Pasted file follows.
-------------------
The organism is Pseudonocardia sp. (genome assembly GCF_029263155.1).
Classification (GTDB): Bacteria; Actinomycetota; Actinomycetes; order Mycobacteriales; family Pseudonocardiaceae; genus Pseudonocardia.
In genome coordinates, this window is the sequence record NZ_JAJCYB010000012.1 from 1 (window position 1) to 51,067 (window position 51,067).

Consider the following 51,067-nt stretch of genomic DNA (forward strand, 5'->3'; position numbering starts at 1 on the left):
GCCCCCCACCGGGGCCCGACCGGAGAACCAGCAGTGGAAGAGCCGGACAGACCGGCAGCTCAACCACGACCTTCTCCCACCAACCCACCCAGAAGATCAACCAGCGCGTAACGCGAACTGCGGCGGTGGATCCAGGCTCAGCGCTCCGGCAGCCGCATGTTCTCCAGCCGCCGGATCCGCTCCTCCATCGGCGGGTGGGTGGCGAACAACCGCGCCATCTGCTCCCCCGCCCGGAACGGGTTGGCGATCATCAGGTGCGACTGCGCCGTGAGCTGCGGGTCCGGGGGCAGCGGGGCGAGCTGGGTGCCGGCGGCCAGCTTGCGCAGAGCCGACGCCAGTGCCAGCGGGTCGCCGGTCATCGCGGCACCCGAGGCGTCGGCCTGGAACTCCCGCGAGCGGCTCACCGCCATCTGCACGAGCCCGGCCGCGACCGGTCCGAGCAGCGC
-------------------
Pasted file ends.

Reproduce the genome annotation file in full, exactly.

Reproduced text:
The organism is Pseudonocardia sp. (genome assembly GCF_029263155.1).
Classification (GTDB): Bacteria; Actinomycetota; Actinomycetes; order Mycobacteriales; family Pseudonocardiaceae; genus Pseudonocardia.
In genome coordinates, this window is the sequence record NZ_JAJCYB010000012.1 from 1 (window position 1) to 51,067 (window position 51,067).

Consider the following 51,067-nt stretch of genomic DNA (forward strand, 5'->3'; position numbering starts at 1 on the left):
GCCCCCCACCGGGGCCCGACCGGAGAACCAGCAGTGGAAGAGCCGGACAGACCGGCAGCTCAACCACGACCTTCTCCCACCAACCCACCCAGAAGATCAACCAGCGCGTAACGCGAACTGCGGCGGTGGATCCAGGCTCAGCGCTCCGGCAGCCGCATGTTCTCCAGCCGCCGGATCCGCTCCTCCATCGGCGGGTGGGTGGCGAACAACCGCGCCATCTGCTCCCCCGCCCGGAACGGGTTGGCGATCATCAGGTGCGACTGCGCCGTGAGCTGCGGGTCCGGGGGCAGCGGGGCGAGCTGGGTGCCGGCGGCCAGCTTGCGCAGAGCCGACGCCAGTGCCAGCGGGTCGCCGGTCATCGCGGCACCCGAGGCGTCGGCCTGGAACTCCCGCGAGCGGCTCACCGCCATCTGCACGAGCCCGGCCGCGACCGGTCCGAGCAGCGC